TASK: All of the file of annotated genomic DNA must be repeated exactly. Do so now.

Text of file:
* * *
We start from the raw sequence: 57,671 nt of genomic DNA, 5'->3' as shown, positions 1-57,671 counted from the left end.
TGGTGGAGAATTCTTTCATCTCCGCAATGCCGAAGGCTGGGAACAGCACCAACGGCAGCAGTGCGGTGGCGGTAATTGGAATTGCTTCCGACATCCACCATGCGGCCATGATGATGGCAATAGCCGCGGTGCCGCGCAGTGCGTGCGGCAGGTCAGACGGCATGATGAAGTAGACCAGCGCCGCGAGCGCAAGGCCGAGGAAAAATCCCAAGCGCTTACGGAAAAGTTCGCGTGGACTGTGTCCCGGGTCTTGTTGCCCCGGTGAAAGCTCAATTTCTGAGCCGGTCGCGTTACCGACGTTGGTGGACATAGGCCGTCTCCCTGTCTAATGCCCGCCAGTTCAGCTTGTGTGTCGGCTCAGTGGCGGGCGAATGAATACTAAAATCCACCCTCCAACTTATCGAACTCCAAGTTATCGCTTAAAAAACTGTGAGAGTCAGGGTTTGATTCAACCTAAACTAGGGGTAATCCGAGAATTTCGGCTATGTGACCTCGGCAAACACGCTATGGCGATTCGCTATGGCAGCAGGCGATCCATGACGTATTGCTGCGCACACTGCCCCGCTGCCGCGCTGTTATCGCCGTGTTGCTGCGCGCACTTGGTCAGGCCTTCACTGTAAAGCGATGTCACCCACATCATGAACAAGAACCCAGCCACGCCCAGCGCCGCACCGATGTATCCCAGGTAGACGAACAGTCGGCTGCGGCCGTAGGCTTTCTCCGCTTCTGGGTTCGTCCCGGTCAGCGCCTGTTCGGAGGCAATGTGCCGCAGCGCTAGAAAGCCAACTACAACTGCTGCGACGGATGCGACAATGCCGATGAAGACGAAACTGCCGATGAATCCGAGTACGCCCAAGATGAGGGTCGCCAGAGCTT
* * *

We start from the raw sequence: 57,671 nt of genomic DNA, 5'->3' as shown, positions 1-57,671 counted from the left end.
TGGTGGAGAATTCTTTCATCTCCGCAATGCCGAAGGCTGGGAACAGCACCAACGGCAGCAGTGCGGTGGCGGTAATTGGAATTGCTTCCGACATCCACCATGCGGCCATGATGATGGCAATAGCCGCGGTGCCGCGCAGTGCGTGCGGCAGGTCAGACGGCATGATGAAGTAGACCAGCGCCGCGAGCGCAAGGCCGAGGAAAAATCCCAAGCGCTTACGGAAAAGTTCGCGTGGACTGTGTCCCGGGTCTTGTTGCCCCGGTGAAAGCTCAATTTCTGAGCCGGTCGCGTTACCGACGTTGGTGGACATAGGCCGTCTCCCTGTCTAATGCCCGCCAGTTCAGCTTGTGTGTCGGCTCAGTGGCGGGCGAATGAATACTAAAATCCACCCTCCAACTTATCGAACTCCAAGTTATCGCTTAAAAAACTGTGAGAGTCAGGGTTTGATTCAACCTAAACTAGGGGTAATCCGAGAATTTCGGCTATGTGACCTCGGCAAACACGCTATGGCGATTCGCTATGGCAGCAGGCGATCCATGACGTATTGCTGCGCACACTGCCCCGCTGCCGCGCTGTTATCGCCGTGTTGCTGCGCGCACTTGGTCAGGCCTTCACTGTAAAGCGATGTCACCCACATCATGAACAAGAACCCAGCCACGCCCAGCGCCGCACCGATGTATCCCAGGTAGACGAACAGTCGGCTGCGGCCGTAGGCTTTCTCCGCTTCTGGGTTCGTCCCGGTCAGCGCCTGTTCGGAGGCAATGTGCCGCAGCGCTAGAAAGCCAACTACAACTGCTGCGACGGATGCGACAATGCCGATGAAGACGAAACTGCCGATGAATCCGAGTACGCCCAAGATGAGGGTCGCCAGAGCTT